• Judicious 

There is a verse in the New Testament that has made me uncomfortable as a leader. I can’t deny its presence so I seek to understand it. It’s part of the parable of the shrewd manager. Luke 16:8 “The master commended the dishonest manager because he had acted shrewdly. For the people of this world are more shrewd in dealing with their own kind than are the people of the light.” We are called to be wise, prudent, thoughtful, and sometimes shrewd. Even when shrewd seems to have an edge to it. When it’s about the Kingdom, God calls us to be judicious.

  • Humble

From Genesis chapter three to James chapter four, we know the lessons of pride. God is clear on the subject. Like cardiovascular disease is the number one killer in America today, pride is the number one killer of church leaders. Pride may not rob you of your physical life, but it can essentially rob you of God’s favor in your spiritual life. Humility is the exercise and good diet for the soul of a leader.

  • Truthful 

From speaking the truth in love (Ephesians 4:15) to facing the truth of reality, leaders who are trustworthy are truthful. I find that most church leaders are honest people. Really, very few are liars. But many are prone to exaggerate. From stories in sermons to the attendance of the church, let’s all be careful out there to tell it the way it really is.

Perhaps you can think of some others, but for now, which one would you want to strengthen for the next thirty days? Maybe you could make one a month a leadership devotional bible study for yourself. I encourage you to jump in, take advantage of these thoughts, and even get a little Old School if needed.

This article is used by permission from Dr. Dan Reiland’s free monthly e-newsletter, “The Pastor’s Coach,” available at

Download PDF

Tags: , , ,

| What is MyVisionRoom? > | Back to Leadership >


Dan Reiland

Dan Reiland

Dr. Dan Reiland serves as Executive Pastor at 12Stone Church in Lawrenceville, Georgia. He previously partnered with John Maxwell for 20 years, first as Executive Pastor at Skyline Wesleyan Church in San Diego, then as Vice President of Leadership and Church Development at INJOY. He and Dr. Maxwell still enjoy partnering on a number of church related projects together. Dan is best known as a leader with a pastor's heart, but is often described as one of the nations most innovative church thinkers. His passion is developing leaders for the local church so that the Great Commission is advanced.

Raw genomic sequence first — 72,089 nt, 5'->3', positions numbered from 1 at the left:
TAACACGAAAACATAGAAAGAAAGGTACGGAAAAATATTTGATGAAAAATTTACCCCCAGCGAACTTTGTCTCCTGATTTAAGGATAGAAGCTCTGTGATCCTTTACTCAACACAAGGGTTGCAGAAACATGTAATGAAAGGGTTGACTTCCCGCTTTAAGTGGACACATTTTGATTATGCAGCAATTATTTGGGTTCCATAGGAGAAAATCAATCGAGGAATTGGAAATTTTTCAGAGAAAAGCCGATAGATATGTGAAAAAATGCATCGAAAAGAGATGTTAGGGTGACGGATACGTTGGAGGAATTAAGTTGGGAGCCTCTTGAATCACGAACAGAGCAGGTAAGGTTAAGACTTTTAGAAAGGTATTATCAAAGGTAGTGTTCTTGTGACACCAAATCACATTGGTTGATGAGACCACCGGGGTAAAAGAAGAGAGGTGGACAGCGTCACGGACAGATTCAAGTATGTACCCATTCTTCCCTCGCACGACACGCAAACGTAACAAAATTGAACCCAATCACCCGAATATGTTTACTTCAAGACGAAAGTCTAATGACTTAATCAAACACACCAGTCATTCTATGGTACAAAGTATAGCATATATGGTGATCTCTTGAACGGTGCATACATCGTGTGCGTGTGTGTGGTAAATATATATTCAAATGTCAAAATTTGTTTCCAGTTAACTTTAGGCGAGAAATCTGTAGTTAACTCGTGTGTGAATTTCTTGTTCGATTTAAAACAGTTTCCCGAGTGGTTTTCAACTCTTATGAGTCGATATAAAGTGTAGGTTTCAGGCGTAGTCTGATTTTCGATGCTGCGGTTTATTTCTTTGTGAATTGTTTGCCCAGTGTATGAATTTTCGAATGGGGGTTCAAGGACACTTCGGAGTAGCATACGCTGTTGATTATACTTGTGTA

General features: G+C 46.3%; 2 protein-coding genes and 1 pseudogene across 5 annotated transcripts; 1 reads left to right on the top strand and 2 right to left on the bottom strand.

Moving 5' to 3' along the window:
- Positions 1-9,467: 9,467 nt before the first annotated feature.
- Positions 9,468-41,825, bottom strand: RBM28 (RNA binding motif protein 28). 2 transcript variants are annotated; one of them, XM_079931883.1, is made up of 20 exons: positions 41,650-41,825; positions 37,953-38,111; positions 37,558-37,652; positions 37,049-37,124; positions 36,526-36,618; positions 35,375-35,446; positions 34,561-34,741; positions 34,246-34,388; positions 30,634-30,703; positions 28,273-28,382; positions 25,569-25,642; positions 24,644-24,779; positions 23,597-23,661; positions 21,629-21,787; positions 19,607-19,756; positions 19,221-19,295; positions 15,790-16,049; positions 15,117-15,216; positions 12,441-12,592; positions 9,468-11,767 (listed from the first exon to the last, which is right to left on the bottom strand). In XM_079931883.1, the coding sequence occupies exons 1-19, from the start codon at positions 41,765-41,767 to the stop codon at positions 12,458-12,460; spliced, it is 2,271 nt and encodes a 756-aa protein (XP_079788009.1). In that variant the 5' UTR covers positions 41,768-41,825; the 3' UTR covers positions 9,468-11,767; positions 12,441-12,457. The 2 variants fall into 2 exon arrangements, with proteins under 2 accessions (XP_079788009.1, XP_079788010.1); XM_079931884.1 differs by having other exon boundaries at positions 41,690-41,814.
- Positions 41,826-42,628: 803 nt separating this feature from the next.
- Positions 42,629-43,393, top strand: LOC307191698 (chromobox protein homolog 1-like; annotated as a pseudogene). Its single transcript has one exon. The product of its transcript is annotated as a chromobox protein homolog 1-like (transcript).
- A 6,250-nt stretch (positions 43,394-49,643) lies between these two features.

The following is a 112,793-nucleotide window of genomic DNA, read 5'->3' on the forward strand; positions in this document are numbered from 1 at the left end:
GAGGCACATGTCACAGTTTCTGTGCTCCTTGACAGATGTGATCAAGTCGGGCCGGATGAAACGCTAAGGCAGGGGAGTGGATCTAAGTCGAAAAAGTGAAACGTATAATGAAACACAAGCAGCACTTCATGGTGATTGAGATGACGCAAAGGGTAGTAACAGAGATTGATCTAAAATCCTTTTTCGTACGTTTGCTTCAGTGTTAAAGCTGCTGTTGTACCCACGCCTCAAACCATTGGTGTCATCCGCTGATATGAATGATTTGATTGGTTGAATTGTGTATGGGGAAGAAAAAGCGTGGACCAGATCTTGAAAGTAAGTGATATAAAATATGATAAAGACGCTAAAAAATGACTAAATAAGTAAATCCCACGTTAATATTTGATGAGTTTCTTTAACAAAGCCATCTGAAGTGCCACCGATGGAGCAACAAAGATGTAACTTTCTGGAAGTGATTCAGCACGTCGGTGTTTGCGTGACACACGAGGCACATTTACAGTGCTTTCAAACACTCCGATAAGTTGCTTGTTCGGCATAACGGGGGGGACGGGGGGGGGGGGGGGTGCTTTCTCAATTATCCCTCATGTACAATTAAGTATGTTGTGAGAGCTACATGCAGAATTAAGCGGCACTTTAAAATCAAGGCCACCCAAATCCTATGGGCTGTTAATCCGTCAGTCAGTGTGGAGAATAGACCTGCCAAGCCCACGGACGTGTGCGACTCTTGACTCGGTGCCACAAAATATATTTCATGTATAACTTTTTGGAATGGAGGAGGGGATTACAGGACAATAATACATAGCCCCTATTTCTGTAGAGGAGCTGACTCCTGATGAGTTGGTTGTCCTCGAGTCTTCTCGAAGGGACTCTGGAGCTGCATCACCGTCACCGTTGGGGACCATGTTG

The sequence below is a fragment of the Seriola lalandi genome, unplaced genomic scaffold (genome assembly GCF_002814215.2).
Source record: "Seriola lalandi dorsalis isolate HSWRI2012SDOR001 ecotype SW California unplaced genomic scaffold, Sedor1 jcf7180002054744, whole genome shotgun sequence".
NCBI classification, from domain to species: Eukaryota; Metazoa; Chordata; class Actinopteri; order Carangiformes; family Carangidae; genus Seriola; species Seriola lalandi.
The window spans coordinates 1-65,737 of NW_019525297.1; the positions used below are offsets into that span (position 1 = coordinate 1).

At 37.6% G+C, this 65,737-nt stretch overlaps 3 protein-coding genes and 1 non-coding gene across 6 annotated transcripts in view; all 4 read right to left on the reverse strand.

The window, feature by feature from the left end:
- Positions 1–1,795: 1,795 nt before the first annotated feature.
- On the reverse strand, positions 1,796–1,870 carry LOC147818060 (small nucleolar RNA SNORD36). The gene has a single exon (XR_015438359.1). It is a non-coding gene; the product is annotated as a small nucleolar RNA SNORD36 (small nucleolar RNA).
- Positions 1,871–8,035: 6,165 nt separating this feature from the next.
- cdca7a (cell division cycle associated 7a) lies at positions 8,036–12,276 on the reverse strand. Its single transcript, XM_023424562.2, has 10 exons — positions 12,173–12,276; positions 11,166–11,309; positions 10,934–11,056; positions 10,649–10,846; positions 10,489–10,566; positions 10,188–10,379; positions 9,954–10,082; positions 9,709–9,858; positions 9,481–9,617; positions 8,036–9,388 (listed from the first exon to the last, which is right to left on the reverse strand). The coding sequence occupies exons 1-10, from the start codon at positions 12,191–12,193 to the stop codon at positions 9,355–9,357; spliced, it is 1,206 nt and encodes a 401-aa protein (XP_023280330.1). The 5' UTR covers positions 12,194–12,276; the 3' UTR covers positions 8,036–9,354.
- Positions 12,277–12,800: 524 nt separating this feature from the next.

See more articles by >


What say you? Leave a comment!

Recent Comments
comment_post_ID); ?> I like it Mac and do agree with your opinions on the matter. Thanks much
— winston
comment_post_ID); ?> In this era, we have the opportunity of professional church staff today who utilize their gifting to shape the image and atmosphere of the church organization. But the 100% real impact on the church visitors is genuine evidence of changed lives by the gospel and the active growing discipleship (just as it was in the first century church). One demonstration is financially rich believers ministering equally together with poor believers (how odd, and incredibly miraculous; all humble and bow at the foot of the cross.). It is the awesome contrast of church members vocations, race, gender, age, maturity, gifting, humility that demonstrates to visitors "there is a Spirit in the place". That first-time guest list of 10 are "physical excuses", not spiritual excuses. Those don't tell the story. The condition of facilities and publicly greeting people have zero to do with it. The power of God in and through believers lives dedicated to impact other people with their relationship bridge-building of acceptance of the lost around them. Empowered believers are infectious, loving, helpful, giving, self-less, dynamic, compelling, bold, Christ-filled. As I have been in many church settings domestically and internationally, the facilities can be poor, and yet the fellowship can still be rich. We need to operate with first church humility. People come to Christ on His terms, not on our human abilities of hospitality. A huge catastrophe in a community, disaster relief brings lots of people into churches – many come to the church in those terrible conditions no matter the physical condition of the local church. Off the condition of facility, and onto the condition of God's people (living stones).... and everything else will grow.... and the other physical issues will be corrected by the staff.
— Russ Wright
comment_post_ID); ?> "While I understand the intent behind this phrase" Expound please. What do you understand to be the intent behind that phrase?
— Ken

Clarity Process

Three effective ways to start moving toward clarity right now.